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PURPOSE - The role of the renin-angiotensin system in the homeostasis of fluid, electrolyte and blood pressure has been known for quite some time. Recent developments indicate that angiotensin has a profound role, not only in the developing urinary tract but also in the response of the urinary tract to injury. In this review we outline these characteristics.
MATERIALS AND METHODS - We summarize the clinical approach to congenital abnormalities of the kidney and urinary tract, and report new data obtained in genetically engineered mice. Furthermore, we present the connection between the mutant mice observations and human congenital abnormalities.
RESULTS - Genetically engineered mutants clearly indicate that the renin-angiotensin system is important for normal renal and urological development. As in glomerular disease, the renin-angiotensin system is involved in progressive damage due to urological disease.
CONCLUSIONS - While the renin-angiotensin system is important for blood pressure regulation, it also affects the embryogenesis of the urinary tract and modulates renal injury due to specific disease processes. The importance of angiotensin and its blockade provides an exciting avenue for possible early treatment in children with congenital anomalies of the kidney and urinary tract.
PURPOSE - We and others have shown that angiotensin II has a pivotal role in renal damage in various renal injuries. Although most angiotensin II actions are associated with the angiotensin type 1 receptor, there is increasing evidence that the angiotensin type 2 receptor also transduces some important effects of angiotensin II. In this regard we recently observed that mice with genetically engineered disruption of the angiotensin type 2 receptor, termed Agtr2 mutants, are more susceptible to structural renal damage after ureteral obstruction. Recent evidence suggests that a genetically determined increase in angiotensin converting enzyme activity in humans promotes end organ damage. Therefore, we determined whether renal damage in Agtr2 mutants is associated with heightened angiotensin converting enzyme activity.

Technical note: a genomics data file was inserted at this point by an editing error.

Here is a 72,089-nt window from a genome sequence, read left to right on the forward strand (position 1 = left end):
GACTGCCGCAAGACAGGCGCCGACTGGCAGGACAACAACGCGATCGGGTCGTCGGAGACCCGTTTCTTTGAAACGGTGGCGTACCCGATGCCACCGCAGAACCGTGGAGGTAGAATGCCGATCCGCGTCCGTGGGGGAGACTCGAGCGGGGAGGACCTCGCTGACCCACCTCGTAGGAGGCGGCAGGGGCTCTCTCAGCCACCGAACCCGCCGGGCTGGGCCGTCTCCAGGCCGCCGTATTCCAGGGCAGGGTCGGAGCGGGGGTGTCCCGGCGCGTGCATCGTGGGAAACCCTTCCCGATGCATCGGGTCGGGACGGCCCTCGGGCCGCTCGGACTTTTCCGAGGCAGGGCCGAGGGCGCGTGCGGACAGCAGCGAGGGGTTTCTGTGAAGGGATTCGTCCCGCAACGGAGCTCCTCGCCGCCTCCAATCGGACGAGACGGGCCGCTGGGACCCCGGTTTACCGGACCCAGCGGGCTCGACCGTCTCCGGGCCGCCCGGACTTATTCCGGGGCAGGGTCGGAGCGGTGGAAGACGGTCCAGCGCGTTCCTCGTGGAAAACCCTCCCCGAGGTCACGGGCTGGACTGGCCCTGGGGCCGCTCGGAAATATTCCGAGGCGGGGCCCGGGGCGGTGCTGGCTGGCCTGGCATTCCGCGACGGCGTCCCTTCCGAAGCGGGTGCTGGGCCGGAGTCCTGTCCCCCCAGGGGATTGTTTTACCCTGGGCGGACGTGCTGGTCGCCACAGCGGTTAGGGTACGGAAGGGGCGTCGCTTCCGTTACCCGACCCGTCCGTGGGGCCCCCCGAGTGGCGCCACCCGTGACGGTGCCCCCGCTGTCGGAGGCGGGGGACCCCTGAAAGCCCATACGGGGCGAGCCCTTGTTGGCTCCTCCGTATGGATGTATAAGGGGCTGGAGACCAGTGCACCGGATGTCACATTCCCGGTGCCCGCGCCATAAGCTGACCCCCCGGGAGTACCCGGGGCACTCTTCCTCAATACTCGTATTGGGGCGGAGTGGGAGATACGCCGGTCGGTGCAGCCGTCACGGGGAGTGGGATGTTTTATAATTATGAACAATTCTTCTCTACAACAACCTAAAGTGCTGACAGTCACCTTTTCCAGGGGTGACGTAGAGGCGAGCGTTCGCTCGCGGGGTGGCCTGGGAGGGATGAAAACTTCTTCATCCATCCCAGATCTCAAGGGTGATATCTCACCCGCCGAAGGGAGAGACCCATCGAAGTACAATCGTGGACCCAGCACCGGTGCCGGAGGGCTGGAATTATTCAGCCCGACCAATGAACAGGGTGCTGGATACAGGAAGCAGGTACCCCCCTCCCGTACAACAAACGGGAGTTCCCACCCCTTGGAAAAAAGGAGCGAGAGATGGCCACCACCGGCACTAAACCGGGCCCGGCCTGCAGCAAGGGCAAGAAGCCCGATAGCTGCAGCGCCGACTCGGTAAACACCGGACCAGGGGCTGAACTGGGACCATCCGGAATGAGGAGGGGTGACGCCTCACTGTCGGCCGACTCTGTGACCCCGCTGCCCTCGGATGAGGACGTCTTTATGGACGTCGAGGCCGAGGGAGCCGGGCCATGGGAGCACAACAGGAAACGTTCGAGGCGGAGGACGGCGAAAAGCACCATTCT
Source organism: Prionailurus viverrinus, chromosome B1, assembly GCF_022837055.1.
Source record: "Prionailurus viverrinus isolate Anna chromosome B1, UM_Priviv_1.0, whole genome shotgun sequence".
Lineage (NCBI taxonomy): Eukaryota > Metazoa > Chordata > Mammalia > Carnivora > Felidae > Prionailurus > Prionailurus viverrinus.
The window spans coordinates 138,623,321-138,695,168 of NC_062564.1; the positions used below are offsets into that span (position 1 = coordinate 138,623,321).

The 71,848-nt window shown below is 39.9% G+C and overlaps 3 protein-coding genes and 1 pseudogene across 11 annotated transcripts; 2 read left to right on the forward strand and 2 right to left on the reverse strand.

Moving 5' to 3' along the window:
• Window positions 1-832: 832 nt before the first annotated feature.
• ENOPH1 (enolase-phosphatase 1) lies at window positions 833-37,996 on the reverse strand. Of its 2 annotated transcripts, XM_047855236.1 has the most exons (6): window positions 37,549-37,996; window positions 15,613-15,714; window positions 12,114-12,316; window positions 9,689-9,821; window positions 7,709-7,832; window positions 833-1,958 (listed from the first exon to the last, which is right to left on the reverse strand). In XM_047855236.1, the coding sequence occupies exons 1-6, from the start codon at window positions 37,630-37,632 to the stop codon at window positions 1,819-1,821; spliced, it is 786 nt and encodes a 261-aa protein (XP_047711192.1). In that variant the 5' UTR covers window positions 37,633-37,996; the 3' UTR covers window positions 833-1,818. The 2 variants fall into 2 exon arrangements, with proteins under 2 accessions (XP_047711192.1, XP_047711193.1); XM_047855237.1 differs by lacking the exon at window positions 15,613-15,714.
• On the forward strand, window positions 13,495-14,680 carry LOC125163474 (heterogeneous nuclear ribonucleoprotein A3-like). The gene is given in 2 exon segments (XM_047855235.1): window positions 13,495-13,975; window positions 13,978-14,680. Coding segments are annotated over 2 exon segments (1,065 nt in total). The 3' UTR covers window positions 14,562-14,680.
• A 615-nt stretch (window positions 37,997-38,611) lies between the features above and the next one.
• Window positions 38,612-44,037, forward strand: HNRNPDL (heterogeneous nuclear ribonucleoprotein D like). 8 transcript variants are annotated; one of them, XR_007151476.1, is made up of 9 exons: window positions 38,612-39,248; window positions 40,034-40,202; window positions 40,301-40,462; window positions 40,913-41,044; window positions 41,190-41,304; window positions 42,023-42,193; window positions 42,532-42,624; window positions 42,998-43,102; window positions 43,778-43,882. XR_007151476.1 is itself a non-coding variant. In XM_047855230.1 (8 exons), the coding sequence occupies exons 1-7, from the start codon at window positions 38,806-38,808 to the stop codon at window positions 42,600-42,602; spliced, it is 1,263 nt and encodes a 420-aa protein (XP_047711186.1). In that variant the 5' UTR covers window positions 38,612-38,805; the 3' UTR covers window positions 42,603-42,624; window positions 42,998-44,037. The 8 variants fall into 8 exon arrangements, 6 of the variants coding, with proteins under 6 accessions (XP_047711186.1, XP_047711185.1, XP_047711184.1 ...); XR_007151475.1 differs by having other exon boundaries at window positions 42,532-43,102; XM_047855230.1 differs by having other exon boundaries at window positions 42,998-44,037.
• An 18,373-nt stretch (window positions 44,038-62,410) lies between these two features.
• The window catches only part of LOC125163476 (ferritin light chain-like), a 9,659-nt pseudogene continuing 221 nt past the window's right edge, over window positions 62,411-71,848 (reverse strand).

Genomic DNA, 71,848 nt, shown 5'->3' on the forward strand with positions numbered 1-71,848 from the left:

MATERIALS AND METHODS - We studied 28 wild type and 19 Agtr2 mutant mice with unilateral ureteral obstruction. Seven days after obstruction was created serum samples were obtained to evaluate angiotensin converting enzyme activity. The obstructed and contralateral kidneys were harvested for histological analysis and determination of renal angiotensin converting enzyme activity by high pressure liquid chromatography.
RESULTS - Renal angiotensin converting enzyme was uniformly higher than serum angiotensin converting enzyme in normal wild type and Agtr2 mutant mice. However, even at baseline Agtr2 mutant mice had strikingly higher renal angiotensin converting enzyme activity than normal wild type mice (mean plus or minus standard error 1,492+/-83 versus 450+/-60 milliunits per gm. tissue weight, p <0.0005). Histological analysis revealed more extensive parenchymal damage in the obstructed kidneys of mutant mice than in identically treated controls. Notably while unilateral ureteral obstruction decreased renal angiotensin converting enzyme activity in each group, activity remained persistently higher in the Agtr2 mutants than in normal mice (mean 742+/-146 versus 310+/-43 milliunits per gm. tissue weight, p <0.005).
CONCLUSIONS - We propose that elevated renal angiotensin converting enzyme activity contributes to more severe renal parenchymal damage in ureteral obstruction by promoting the availability of growth factors, such as angiotensin II, or depleting antiproliferation factors, such as bradykinin or nitric oxide. These findings complement previous observations that angiotensin converting enzyme inhibition preserves the renal parenchyma after injury, including obstruction.
We examined the role of angiotensin in renal remodeling that is specifically channeled through the angiotensin type 2 receptor (AT2 receptor). Previously, we observed that in mouse embryonic kidneys the AT2 mRNA is predominantly expressed in the mesenchyme. We therefore chose a model of unilateral ureteral obstruction, characterized by activation of the renin-angiotensin system, while fibrosis develops prominently within the renal interstitium. Male wild-type mice (Agtr2 -/Y) and mice null mutant for the AT2 gene (Agtr2 -/Y) were subjected to a complete unilateral ureteral ligation for 5 or 14 days. Obstructed kidneys of Agtr2 -/Y mice showed more severe interstitial fibrosis than those of Agtr2 +/Y mice, confirmed by increased collagen by point-counting on Masson trichrome stained sections, and increased alpha 1(I) collagen mRNA expression by Northern blot. Immunohistochemistry staining for PCNA (a marker of cell proliferation), F4/80 (a marker of macrophages), vimentin (a marker of fibroblasts), and alpha SMA (a marker of myofibroblasts) revealed that, while the two groups were comparable in the degree of cell proliferation and macrophage infiltration, fibroblasts/ myofibroblasts were present in a greater abundance in obstructed kidneys of Agtr2 -/Y mice than in Agtr2 +/Y at both 5 and 14 days after obstruction. Moreover, cells undergoing apoptosis were significantly less in Agtr2 -/Y than in Agtr2 +/Y. Thus, the AT2 receptor significantly impacts the remodeling process within renal interstitium, potentially by regulating the population of collagen-producing cells.